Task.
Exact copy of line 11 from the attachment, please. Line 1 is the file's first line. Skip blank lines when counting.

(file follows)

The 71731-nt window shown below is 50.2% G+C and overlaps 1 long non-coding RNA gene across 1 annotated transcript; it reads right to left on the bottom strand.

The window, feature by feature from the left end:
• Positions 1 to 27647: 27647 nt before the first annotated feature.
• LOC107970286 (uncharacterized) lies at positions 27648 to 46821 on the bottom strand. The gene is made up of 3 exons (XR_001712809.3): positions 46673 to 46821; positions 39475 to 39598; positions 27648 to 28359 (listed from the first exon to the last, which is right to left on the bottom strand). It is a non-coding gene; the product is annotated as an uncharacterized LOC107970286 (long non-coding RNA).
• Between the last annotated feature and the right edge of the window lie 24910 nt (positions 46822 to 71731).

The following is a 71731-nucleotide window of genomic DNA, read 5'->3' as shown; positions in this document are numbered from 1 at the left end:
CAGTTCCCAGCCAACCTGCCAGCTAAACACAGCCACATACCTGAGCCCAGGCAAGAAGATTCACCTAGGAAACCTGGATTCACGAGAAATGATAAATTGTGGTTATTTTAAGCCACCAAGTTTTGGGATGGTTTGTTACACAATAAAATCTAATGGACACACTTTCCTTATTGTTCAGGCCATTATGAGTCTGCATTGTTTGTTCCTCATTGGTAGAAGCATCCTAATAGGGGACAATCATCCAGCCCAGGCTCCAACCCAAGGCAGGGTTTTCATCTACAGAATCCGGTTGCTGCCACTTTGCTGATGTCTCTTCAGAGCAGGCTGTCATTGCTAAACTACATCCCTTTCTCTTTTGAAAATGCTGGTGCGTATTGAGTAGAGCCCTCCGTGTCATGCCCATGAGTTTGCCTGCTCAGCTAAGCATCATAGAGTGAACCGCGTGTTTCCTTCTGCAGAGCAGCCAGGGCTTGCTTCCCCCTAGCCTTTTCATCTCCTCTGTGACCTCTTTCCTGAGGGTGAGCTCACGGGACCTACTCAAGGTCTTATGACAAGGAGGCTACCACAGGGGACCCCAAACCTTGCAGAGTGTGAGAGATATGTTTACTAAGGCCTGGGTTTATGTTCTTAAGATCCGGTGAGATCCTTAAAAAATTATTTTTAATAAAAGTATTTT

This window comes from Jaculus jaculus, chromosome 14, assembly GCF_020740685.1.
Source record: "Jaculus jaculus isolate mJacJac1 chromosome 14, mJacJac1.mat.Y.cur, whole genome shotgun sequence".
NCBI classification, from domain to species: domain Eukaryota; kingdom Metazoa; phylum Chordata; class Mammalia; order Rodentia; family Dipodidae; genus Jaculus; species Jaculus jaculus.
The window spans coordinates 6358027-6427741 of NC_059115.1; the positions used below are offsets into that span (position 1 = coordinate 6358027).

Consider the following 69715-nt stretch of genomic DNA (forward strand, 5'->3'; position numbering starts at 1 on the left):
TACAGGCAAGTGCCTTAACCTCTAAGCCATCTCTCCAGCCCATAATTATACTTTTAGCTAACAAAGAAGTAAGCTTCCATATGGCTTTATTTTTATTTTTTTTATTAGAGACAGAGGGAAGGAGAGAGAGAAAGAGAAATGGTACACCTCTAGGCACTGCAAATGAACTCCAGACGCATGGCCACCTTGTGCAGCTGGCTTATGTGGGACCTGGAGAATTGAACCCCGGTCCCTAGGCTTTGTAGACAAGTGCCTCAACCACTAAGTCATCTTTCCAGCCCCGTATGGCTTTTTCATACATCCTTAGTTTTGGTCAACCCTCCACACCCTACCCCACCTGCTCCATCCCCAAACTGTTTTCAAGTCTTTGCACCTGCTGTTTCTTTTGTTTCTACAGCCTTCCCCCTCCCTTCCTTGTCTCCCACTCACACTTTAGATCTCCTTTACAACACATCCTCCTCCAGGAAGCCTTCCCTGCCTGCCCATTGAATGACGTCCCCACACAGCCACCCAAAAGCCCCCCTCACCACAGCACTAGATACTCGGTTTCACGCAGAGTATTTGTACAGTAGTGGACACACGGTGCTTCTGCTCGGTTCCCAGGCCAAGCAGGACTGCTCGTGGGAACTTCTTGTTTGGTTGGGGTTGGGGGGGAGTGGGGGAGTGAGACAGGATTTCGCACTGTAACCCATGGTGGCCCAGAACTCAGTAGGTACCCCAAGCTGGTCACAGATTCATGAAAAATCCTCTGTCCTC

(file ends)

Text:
The window spans coordinates 6358027-6427741 of NC_059115.1; the positions used below are offsets into that span (position 1 = coordinate 6358027).